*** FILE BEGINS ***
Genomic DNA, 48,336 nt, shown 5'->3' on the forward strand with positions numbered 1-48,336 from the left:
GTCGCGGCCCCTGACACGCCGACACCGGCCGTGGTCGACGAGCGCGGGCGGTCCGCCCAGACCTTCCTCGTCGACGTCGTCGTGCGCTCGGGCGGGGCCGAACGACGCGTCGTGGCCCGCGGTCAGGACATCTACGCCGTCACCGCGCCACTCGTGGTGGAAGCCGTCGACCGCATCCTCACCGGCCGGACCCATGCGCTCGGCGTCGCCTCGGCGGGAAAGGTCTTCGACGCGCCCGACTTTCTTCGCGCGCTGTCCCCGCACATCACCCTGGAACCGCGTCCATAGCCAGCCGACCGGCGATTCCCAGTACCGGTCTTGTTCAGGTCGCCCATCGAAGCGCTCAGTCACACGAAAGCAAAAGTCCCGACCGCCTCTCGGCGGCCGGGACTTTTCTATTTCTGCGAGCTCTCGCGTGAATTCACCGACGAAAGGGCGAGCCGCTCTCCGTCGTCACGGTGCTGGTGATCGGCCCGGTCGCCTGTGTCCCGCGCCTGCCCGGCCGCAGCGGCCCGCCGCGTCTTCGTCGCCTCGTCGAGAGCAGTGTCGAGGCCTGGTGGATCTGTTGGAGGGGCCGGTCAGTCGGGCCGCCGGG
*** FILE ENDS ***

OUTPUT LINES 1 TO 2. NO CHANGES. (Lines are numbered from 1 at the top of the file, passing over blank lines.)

Genomic DNA, 48,336 nt, shown 5'->3' on the forward strand with positions numbered 1-48,336 from the left:
GTCGCGGCCCCTGACACGCCGACACCGGCCGTGGTCGACGAGCGCGGGCGGTCCGCCCAGACCTTCCTCGTCGACGTCGTCGTGCGCTCGGGCGGGGCCGAACGACGCGTCGTGGCCCGCGGTCAGGACATCTACGCCGTCACCGCGCCACTCGTGGTGGAAGCCGTCGACCGCATCCTCACCGGCCGGACCCATGCGCTCGGCGTCGCCTCGGCGGGAAAGGTCTTCGACGCGCCCGACTTTCTTCGCGCGCTGTCCCCGCACATCACCCTGGAACCGCGTCCATAGCCAGCCGACCGGCGATTCCCAGTACCGGTCTTGTTCAGGTCGCCCATCGAAGCGCTCAGTCACACGAAAGCAAAAGTCCCGACCGCCTCTCGGCGGCCGGGACTTTTCTATTTCTGCGAGCTCTCGCGTGAATTCACCGACGAAAGGGCGAGCCGCTCTCCGTCGTCACGGTGCTGGTGATCGGCCCGGTCGCCTGTGTCCCGCGCCTGCCCGGCCGCAGCGGCCCGCCGCGTCTTCGTCGCCTCGTCGAGAGCAGTGTCGAGGCCTGGTGGATCTGTTGGAGGGGCCGGTCAGTCGGGCCGCCGGG